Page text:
It’s a century since Wittgenstein wrote his Tractatus Logico-Philosophicus, in the trenches, where he spent the Great War fighting for Austria against the allies. It was published in England in 1922, with a generous introduction by Bertrand Russell, who had spent part of the same war in prison for opposing the same war. His praise was doubly generous, given that the whole point of the Tractatus is to prove that the life’s work of Bertrand Russell, whose lectures Wittgenstein had briefly attended while he was studying engineering at Cambridge, was a waste of time.
The Tractatus famously opens with Proposition 1:
“The world is everything that is the case.”
And then hammers home the point with propositions 1.1, 1.11 and 1.2 :
“The world is the totality of facts, not of things. The world is determined by the facts, and by these being all the facts. For the totality of facts determines both what is the case, and also all that is not the case.”
From this unpromising beginning he manages to deduce, in a few short pages, a logical proof that philosophy is pointless, a big mistake. But that you could never prove it. All you could do is point it out.
6.53 The right method of philosophy would be this: To say nothing except what can be said, i.e. the propositions of natural science, i.e. something that has nothing to do with philosophy: and then always, when someone else wished to say something metaphysical, to demonstrate to him that he had given no meaning to certain signs in his propositions. This method would be unsatisfying to the other—he would not have the feeling that we were teaching him philosophy—but it would be the only strictly correct method.
6.54 My propositions are elucidatory in this way: he who understands me finally recognizes them as senseless, when he has climbed out through them, on them, over them. (He must so to speak throw away the ladder, after he has climbed up on it.)
Instead of throwing away the ladder, let’s climb down from these dizzy heights and consider one part of the real world, or rather the facts of which it is constituted, or rather the propositions which describe these facts. Namely, the propositions describing global temperature.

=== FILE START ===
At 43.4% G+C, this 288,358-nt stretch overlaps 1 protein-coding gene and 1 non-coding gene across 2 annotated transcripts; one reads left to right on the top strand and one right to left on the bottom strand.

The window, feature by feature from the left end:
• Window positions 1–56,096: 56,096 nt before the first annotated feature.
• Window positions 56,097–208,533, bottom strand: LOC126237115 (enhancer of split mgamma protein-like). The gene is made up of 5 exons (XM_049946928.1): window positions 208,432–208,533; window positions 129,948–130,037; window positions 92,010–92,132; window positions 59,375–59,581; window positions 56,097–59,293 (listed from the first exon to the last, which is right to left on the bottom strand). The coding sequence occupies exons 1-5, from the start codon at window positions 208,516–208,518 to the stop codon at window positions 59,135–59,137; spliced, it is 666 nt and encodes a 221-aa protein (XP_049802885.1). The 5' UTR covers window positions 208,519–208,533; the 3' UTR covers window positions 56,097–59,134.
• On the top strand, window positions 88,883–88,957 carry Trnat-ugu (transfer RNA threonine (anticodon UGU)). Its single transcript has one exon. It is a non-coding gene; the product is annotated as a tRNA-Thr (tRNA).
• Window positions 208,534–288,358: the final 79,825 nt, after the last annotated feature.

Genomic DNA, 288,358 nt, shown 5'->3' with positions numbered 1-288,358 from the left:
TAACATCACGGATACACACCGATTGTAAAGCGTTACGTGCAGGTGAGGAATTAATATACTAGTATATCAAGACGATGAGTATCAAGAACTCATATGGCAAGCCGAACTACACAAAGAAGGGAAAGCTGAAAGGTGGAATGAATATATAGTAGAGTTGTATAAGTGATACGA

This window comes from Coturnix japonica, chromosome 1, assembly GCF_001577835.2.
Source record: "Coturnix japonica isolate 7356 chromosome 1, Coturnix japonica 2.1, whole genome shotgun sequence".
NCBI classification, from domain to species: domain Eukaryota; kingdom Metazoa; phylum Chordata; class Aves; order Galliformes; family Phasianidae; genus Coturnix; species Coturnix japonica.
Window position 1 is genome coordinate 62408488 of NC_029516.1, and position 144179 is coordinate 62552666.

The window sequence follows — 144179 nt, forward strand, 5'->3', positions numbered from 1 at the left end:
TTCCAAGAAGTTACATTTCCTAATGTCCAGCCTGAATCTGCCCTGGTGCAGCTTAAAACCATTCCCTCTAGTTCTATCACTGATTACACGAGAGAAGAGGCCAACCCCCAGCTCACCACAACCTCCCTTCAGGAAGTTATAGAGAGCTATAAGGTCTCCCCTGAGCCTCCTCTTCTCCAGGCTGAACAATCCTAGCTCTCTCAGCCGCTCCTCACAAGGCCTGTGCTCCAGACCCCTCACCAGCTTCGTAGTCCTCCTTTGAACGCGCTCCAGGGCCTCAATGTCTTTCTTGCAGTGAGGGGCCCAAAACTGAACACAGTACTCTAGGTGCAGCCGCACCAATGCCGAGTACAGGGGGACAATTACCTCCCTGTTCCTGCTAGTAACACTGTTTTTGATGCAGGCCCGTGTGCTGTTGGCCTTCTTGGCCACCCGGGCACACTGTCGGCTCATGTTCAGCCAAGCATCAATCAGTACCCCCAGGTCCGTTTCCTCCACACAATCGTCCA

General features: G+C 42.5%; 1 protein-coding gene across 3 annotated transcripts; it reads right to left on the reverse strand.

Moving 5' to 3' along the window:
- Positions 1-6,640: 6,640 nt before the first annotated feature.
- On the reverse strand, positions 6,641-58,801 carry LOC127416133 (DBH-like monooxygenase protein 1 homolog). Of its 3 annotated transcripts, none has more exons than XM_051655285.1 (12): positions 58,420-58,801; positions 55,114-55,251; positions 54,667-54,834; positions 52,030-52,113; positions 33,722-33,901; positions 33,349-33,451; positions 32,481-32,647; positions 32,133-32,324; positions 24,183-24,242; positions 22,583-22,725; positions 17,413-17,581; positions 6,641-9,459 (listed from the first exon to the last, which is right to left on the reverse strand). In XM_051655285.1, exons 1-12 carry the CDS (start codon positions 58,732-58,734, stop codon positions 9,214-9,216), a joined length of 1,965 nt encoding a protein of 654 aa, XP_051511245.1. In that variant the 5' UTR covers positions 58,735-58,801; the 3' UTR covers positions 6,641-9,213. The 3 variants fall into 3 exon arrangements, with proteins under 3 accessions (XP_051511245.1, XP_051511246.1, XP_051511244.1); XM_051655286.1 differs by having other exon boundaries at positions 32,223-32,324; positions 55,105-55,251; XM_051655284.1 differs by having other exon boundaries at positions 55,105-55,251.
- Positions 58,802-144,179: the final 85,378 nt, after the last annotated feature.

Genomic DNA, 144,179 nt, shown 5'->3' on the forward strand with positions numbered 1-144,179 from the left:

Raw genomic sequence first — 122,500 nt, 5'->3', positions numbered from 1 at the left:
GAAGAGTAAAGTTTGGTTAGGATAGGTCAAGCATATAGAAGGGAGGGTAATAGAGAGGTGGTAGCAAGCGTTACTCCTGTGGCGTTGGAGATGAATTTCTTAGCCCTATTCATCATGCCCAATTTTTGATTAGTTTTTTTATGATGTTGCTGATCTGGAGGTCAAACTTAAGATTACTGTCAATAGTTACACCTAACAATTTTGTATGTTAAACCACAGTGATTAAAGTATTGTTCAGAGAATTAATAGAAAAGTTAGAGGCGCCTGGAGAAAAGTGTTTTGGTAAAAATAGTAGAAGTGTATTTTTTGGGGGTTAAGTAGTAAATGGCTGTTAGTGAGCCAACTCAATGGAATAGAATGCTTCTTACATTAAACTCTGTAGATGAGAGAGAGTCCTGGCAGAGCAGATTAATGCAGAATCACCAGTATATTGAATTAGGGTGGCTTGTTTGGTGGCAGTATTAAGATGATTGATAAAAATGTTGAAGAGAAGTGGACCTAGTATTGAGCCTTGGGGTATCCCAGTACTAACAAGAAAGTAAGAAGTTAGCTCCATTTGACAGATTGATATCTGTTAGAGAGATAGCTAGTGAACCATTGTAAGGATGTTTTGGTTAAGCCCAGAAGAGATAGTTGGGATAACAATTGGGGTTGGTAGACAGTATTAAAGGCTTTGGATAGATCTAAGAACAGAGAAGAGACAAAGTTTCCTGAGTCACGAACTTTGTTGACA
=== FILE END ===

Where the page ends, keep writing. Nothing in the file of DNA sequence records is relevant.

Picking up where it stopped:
(Let’s leave aside for the moment the argument that there’s no such thing as a global temperature. The same argument can be used against anything that’s measured, at some level of precision.)
My school atlas used to have pages of temperature graphs, showing the average temperature change month by month for a number of spots on the globe. So I learnt that the average temperature in London varied from 5°C in January to 19°C in July, while in Singapore it stayed steady at 28°C all year round. Nobody mentioned the change year by year from 1860 to the present, because it was too tiny to notice. Nowadays, everyone’s fascinated by the change in average global temperature since 1860, and no-one’s bothered by the difference in temperature between London and Singapore, since your hotel will have decent heating and air conditioning at both ends of your trip. The facts haven’t changed, (Singapore is still hotter than London) but there’s been a revolutionary change in the choice of which propositions describing those facts get put forward.
Facts don’t change, but the propositions that describe them do. And the propositions about past temperatures are notoriously malleable. As Steve Goddard points out tirelessly, the NOAA, which produces estimates of average global temperatures, is forever changing its estimates of past temperatures. Not all past temperatures, of course. Two or three centuries ago, there were just a few thermometers at a few universities, and presumably everything that we can ever know about them is already known. (And as for temperatures before then, only the tree rings know, and their utterances are frequently mysterious, but correctly interpreted in the peer reviewed literature, until proved otherwise.) So there’s a kind of fixed point at the date when global temperature measurement became reliable, which is conventionally fixed at 1860. And of course, the present forms a second fixed point, since our current estimate of global temperature is as good as we know how to make it. (And the same goes for very recent temperature estimates, since it would be silly to announce on the second of January 2018 that the figure for 2017 announced the day before already needs adjusting. It would look sloppy.) But between these two fixed points, the temperature graph is a kind of loose string which can be fiddled with at will. So, while scientists are able to announce with certainty that there’s been a rise of 0.9°C in the past 150 years or so, the slope of their floppy string can vary quite significantly from decade to decade.